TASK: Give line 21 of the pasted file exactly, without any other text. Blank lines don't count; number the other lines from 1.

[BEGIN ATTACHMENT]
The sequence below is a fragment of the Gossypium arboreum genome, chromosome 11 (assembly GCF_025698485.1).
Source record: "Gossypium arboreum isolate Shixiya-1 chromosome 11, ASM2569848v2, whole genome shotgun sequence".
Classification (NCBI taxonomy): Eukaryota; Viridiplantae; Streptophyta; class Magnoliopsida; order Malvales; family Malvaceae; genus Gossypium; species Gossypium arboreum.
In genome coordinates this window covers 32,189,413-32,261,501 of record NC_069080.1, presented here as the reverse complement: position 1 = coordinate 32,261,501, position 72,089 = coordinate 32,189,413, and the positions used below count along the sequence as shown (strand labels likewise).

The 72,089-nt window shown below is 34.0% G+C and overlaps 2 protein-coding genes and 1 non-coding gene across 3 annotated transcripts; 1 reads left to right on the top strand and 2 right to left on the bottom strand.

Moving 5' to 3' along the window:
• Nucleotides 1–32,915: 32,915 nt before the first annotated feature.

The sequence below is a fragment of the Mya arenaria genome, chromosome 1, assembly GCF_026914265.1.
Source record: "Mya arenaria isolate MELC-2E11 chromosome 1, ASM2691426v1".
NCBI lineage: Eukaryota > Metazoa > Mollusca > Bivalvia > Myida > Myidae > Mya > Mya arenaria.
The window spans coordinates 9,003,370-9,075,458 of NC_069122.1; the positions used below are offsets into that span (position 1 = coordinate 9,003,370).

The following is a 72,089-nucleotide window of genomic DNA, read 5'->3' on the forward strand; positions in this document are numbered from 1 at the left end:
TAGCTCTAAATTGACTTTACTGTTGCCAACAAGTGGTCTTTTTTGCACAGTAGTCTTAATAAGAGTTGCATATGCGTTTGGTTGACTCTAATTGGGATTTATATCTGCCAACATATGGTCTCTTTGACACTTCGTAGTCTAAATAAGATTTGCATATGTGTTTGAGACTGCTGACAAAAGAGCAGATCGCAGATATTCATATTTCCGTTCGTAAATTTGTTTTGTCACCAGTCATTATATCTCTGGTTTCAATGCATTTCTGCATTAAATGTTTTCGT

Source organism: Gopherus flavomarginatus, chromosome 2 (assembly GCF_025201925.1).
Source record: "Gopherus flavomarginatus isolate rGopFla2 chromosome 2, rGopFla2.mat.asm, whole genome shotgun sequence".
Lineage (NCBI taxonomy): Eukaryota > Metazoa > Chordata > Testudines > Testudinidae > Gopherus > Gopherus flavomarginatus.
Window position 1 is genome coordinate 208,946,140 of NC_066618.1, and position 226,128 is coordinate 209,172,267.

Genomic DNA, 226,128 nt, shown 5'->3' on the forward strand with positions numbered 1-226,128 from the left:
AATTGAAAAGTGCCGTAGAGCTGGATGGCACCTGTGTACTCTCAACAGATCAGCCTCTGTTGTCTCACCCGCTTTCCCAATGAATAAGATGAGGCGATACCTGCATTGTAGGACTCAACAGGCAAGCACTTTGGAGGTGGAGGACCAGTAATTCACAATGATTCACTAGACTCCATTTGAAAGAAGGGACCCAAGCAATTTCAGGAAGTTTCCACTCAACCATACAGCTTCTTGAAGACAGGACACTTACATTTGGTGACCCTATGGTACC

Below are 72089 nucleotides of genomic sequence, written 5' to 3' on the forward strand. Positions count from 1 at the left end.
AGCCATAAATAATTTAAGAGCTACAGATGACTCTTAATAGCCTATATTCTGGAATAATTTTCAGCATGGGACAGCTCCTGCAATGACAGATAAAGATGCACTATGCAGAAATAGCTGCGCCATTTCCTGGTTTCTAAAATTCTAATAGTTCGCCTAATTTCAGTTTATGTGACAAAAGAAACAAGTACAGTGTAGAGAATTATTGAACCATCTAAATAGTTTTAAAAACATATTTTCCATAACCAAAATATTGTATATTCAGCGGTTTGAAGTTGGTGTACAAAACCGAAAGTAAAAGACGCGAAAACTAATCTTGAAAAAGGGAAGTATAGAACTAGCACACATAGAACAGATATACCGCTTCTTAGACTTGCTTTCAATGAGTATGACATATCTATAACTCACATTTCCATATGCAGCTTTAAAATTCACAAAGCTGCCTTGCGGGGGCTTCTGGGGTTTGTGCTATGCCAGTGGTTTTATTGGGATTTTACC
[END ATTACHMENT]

AGCCATAAATAATTTAAGAGCTACAGATGACTCTTAATAGCCTATATTCTGGAATAATTTTCAGCATGGGACAGCTCCTGCAATGACAGATAAAGATGCACTATGCAGAAATAGCTGCGCCATTTCCTGGTTTCTAAAATTCTAATAGTTCGCCTAATTTCAGTTTATGTGACAAAAGAAACAAGTACAGTGTAGAGAATTATTGAACCATCTAAATAGTTTTAAAAACATATTTTCCATAACCAAAATATTGTATATTCAGCGGTTTGAAGTTGGTGTACAAAACCGAAAGTAAAAGACGCGAAAACTAATCTTGAAAAAGGGAAGTATAGAACTAGCACACATAGAACAGATATACCGCTTCTTAGACTTGCTTTCAATGAGTATGACATATCTATAACTCACATTTCCATATGCAGCTTTAAAATTCACAAAGCTGCCTTGCGGGGGCTTCTGGGGTTTGTGCTATGCCAGTGGTTTTATTGGGATTTTACC